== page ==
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Trauma and Grief

The Practice of Lament: How Long, Oh Lord?
Karen Merry

Trauma brings suffering and loss. Loss brings grief. 

 

After trauma, our soul twists and heaves with heart-rending cries that, unless expressed, turn us to bitterness and judgment—against both man and God. We can become cynical, numb, or falsely pious. Unexpressed grief in the midst of suffering is a form of violence against our souls.  A denial against who God has designed us to be—fully human. He doesn’t call us to “shush-up” our tears or our questions like an irritated parent after a long day. He invites us into expression. To naming our losses through the language of lament.

When we stuff our feelings, our hearts become hard and numb. When we allow ourselves to feel them and express them, our hearts become soft and we can engage with God more authentically. Lament, then, becomes the bridge that leads us from numb disconnection to intimate connection with God and others. 

 

In our grief and sorrow, we cry out our anguish, our despair, our disbelief, our confusion, our anger. The full range and expression of emotions. It is the cry of “where are you, God?”  “Why didn’t you prevent this?” “Why are you silent?” “Why did you abandon me?” “You aren’t doing what I thought you would.” “This is unfair, unjust.”  Rooted in our cry is the assumption that surely, if God truly loved us, he would take away our pain. 

 

“To lament—that is to cry out to God with our doubts, our incriminations of him and others, to bring a complaint against him—is the context for surrender. Surrender—the turning of our heart over to him, asking for mercy, and receiving his terms for restoration— is impossible without battle. To put it simply, it is inconceivable to surrender to God unless there is a prior, declared war against him.

 

Christians often assume our conflict with God was finished when we converted. At that point, we were enemies of God—indeed, we were and it was a great battle. But the battle is not over with conversion. Though it is the decisive victory that assures the outcome of the war, it is hardly the last and final fight.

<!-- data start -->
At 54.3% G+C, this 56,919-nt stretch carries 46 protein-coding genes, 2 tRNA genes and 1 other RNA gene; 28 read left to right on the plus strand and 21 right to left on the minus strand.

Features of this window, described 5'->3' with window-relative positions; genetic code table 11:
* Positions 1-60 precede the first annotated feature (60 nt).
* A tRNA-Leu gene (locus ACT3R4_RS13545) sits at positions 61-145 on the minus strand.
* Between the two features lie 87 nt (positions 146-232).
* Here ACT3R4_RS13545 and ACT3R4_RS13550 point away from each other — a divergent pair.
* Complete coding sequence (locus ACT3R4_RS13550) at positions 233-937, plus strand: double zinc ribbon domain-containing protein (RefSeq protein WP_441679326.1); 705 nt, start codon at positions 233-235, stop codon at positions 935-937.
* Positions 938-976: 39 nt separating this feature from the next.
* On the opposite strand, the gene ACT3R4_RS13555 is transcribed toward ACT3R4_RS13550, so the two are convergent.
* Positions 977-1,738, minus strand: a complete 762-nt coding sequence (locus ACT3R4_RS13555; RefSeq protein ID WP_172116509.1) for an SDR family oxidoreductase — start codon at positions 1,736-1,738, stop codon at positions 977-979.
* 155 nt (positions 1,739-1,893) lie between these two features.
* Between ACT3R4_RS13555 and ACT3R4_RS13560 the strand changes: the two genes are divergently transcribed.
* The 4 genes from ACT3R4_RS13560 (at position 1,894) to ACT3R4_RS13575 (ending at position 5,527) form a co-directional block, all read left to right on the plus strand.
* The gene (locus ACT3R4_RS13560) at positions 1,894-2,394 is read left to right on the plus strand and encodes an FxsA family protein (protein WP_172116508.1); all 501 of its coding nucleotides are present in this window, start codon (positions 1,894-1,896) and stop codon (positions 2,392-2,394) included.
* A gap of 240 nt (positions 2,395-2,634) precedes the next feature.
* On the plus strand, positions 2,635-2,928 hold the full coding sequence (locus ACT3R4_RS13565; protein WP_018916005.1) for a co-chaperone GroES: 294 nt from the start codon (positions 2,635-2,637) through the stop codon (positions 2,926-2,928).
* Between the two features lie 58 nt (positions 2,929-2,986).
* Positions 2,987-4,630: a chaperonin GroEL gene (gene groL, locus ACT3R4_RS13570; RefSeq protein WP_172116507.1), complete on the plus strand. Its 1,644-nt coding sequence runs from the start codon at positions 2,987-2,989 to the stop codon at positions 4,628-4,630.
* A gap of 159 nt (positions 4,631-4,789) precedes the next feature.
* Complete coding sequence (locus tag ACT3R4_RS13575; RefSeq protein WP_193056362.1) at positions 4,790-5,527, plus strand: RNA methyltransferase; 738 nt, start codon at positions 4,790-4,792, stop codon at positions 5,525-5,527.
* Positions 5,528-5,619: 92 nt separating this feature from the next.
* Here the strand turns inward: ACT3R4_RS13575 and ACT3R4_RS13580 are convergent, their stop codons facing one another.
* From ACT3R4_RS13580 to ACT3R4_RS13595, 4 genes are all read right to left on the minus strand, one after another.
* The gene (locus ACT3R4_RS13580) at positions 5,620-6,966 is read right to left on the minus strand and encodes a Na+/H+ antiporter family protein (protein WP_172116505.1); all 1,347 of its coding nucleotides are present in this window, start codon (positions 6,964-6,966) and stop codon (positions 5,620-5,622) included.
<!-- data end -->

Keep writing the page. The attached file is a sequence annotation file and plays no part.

Sanctification is a lifetime process of surrendering as more and more intense conflicts with God and others expose and dissolve our urgent preoccupation with the self. A lament is the battle cry against God that paradoxically voices a heart of desire and ironic faith in his goodness.”  Dan Allender, Mars Hill Review, 1994

 

In Psalm 13: 1, David asks, “How much longer will you forget me, Lord? Forever?”  

 

Lament can allow a person to fully express their grief, and even accuse God. Grief isn’t stuffed or hidden. In expressing the full range of their grief in a lament, the person doesn’t stay just in their grief, but moves forward in calling out to God for His help. It can lead to a deeper expression and experience of faith. 

 

But then, note the shift in Psalm 13, verses 5 & 6: “I rely on your constant love; I will be glad, because you will rescue me. I will sing to you, O Lord, because you have been good to me.”

 Elements of a Psalm of Lament
  • Cry out to God (your address to God) 

  • Affirmation of Trust (your remembrance of God’s presence in your past)

  • Complaint (your anger, pain, heartache, or sadness) 

  • Confession of your sin or claim of innocence

  • Petition/Request (your deepest desire) 

  • Additional Argument (anything more, why God should intervene) 

  • Rage against Your Enemies (bringing your enemies before God) 

  • Assurance of Being Heard (what you need to feel heard)! Promise to Offer Praise to God (the promise you can offer to God)

  • Assurance (the attribute of God you are thankful for in the moment).

 

Every lament must have a complaint. All psalms of lament have some of the above elements, but do not require all of them. Some leave us in the process of our wrestling. Psalm 88 ends on a bleak note! “You have taken me from my neighbor and friend; darkness is my closest friend” (Psalm 88:18).

 

There are 67 Psalms of Laments (some individual, some community). Individual laments: 3, 4, 5, 6, 7, 9 10, 11, 13, 16, 17, 22, 25, 26, 27, 28, 31, 35, 36, 38, 39, 40, 42, 43, 51, 52, 54, 55, 56, 57, 59, 61, 62, 63, 64, 69, 70, 71, 77, 86, 88, 94, 102, 109, 120, 130, 140, 141, 142, 143. 

 

Psalms of lament were a NORMAL part of Israel’s praise and worship, both as individuals and community. 

 

We do NOT attempt to solve our own problem in a lament. But purposely turn our eyes towards God. To listen. To wrestle.  

 

In our lamenting, we can experience the paradox of sorrow and joy. 

Write your personal Psalm of Lament
  • Take a recent event (e.g. loss of a friend or family member to COVID), or perhaps even something from your trauma timeline. Sit with the event and take note all that you feel as you recall that event.  

  • Identify your emotions without judgment

  • Name your complaint without judgment

  • Using the other elements listed, write your personal Psalm of Lament.  

  • Be truthful.  

  • You might consider reading your psalm to a safe person, or to your spiritual community.

 

 

 

*2014, Updated 2020. Karen Merry, MAPC, LPC Ministry Essentials, Int’l. Adapted with permission from the Trauma Healing Institute; practicetribe.com; annarborvineyard.org

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This article by counselor Karen Merry is helpful in times of trouble and stress. It provides a guide for us to write our psalm of lament, following the example we read in the Psalms.

- LuAnn Roberson